Facebook Reality Labs is sunsetting its research toward head-mounted thought reading, instead focusing on a wrist-based device.
First vaguely revealed at F8 2017, the project’s stated goal was to “create a system capable of typing 100 words-per-minute straight from your brain” without requiring implanted electrodes or other physically invasive techniques. Such a device could act as input for AR or VR.
This BCI (Brain Computer Interface) work initially happened in Facebook’s ‘Building 8’ advanced research division, run by former director of DARPA Regina Dugan. When Building 8 was disbanded in late 2018 the project moved to Facebook Reality Labs.
In July 2019 Facebook went into more detail in a technical blog post, explaining the technology as near-infrared light imaging used to sense “shifts in oxygen levels within the brain” caused by neurons consuming oxygen when active- an indirect measure of brain activity. “A decade from now, the ability to type directly from our brains may be accepted as a given,” the 2019 blog post stated. “Not long ago, it sounded like science fiction. Now, it feels within plausible reach.”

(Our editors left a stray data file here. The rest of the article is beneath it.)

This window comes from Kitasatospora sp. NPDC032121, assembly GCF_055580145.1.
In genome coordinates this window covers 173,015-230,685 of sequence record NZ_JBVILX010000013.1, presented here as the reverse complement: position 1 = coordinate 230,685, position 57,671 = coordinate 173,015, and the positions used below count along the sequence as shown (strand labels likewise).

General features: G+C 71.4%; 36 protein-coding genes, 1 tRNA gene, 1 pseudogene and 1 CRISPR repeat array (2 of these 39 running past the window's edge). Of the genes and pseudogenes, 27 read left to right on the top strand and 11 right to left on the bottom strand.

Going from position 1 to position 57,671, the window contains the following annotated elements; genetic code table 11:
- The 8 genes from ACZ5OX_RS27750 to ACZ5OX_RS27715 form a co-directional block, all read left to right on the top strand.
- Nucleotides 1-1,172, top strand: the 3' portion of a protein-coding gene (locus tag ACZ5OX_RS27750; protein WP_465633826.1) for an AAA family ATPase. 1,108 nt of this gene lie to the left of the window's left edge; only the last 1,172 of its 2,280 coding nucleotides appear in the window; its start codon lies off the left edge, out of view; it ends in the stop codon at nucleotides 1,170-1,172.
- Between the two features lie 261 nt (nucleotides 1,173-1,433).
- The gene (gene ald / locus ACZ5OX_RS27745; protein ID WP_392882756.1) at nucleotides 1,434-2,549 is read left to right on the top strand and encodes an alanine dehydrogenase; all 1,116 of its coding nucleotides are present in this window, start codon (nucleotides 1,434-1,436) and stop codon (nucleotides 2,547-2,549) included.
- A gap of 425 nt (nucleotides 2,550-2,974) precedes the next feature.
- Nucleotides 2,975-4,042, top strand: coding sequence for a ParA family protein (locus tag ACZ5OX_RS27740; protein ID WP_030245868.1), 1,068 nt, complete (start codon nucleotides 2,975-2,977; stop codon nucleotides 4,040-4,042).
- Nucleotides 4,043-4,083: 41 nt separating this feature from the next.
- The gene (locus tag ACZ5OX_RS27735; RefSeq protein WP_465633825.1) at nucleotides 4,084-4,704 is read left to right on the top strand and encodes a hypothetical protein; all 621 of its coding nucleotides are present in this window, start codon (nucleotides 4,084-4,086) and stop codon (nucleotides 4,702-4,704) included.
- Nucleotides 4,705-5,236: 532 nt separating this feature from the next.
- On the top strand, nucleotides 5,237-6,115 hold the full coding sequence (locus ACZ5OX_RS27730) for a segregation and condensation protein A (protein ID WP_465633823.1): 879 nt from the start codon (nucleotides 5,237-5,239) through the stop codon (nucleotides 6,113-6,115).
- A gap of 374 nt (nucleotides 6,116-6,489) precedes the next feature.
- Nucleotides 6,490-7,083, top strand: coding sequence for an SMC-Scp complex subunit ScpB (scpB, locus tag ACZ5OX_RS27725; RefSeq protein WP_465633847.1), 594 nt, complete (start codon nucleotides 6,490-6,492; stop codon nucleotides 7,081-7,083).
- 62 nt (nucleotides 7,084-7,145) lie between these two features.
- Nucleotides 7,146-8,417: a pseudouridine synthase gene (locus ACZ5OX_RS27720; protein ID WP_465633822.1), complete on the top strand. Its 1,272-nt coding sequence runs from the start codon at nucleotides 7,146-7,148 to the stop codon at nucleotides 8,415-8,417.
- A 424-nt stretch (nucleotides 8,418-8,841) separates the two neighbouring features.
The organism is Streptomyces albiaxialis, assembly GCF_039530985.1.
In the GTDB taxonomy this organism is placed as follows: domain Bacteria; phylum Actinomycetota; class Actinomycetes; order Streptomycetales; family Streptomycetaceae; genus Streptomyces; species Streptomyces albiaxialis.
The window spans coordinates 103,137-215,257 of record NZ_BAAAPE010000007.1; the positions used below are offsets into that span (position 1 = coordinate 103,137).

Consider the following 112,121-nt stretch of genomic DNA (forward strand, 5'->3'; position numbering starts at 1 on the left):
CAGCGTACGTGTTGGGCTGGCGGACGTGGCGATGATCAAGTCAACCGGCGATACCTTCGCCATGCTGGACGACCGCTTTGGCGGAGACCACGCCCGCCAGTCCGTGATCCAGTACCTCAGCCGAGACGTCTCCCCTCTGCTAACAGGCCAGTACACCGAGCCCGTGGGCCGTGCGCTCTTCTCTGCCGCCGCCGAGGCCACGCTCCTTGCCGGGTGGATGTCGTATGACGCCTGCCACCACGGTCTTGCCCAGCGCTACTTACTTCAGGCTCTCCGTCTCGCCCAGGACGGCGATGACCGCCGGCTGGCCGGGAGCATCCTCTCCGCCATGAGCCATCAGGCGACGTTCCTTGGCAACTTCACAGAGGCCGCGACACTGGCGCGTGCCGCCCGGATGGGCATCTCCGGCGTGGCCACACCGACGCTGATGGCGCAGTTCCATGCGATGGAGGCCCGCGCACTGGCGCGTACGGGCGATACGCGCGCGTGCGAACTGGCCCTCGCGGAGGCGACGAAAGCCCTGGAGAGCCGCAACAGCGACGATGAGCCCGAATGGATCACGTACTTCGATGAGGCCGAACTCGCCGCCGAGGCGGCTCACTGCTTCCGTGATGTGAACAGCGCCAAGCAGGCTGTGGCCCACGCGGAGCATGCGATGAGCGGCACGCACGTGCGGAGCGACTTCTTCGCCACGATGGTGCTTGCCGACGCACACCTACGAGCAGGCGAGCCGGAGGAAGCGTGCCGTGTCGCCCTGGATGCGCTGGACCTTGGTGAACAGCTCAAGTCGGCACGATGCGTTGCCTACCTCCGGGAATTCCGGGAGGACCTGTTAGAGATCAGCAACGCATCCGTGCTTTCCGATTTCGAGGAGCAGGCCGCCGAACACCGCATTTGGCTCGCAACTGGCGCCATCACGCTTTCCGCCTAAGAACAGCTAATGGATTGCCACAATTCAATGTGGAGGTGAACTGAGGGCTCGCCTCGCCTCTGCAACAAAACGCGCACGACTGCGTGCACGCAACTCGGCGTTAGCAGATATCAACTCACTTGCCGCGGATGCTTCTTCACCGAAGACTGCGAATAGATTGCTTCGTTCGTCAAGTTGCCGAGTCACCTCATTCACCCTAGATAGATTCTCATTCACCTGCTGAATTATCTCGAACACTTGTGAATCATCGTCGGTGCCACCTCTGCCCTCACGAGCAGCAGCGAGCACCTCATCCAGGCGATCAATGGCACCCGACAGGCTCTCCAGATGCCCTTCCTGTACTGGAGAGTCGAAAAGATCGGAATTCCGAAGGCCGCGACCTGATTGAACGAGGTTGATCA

In a blog post this week, Facebook says it “reevaluated” its objectives for BCI research. It is no longer working on a head-mounted optical device for reading speech from thoughts. Instead it will focus on the wrist-based device it showed off earlier this year, which it says has “a nearer-term path to market”.
The wrist device uses EMG (electromyography) to sense the neural signals passing through your arm to your hand & fingers, replacing the need for optical hand tracking – and avoiding the limitations of cameras. Facebook claims this high bandwidth input will be “highly reliable, subtle, personalizable, and adaptable to many situations”. FRL Research Director Sean Keller goes so far as to suggest “it will be the core input for AR glasses.”
Facebook says it “still believes in the long-term potential of head-mounted optical BCI technologies”, even though it isn’t working on it. The company is making its BCI software open source and plans to “share head-mounted hardware prototypes with key researchers and other peers to help advance new use cases, such as assistive technologies”.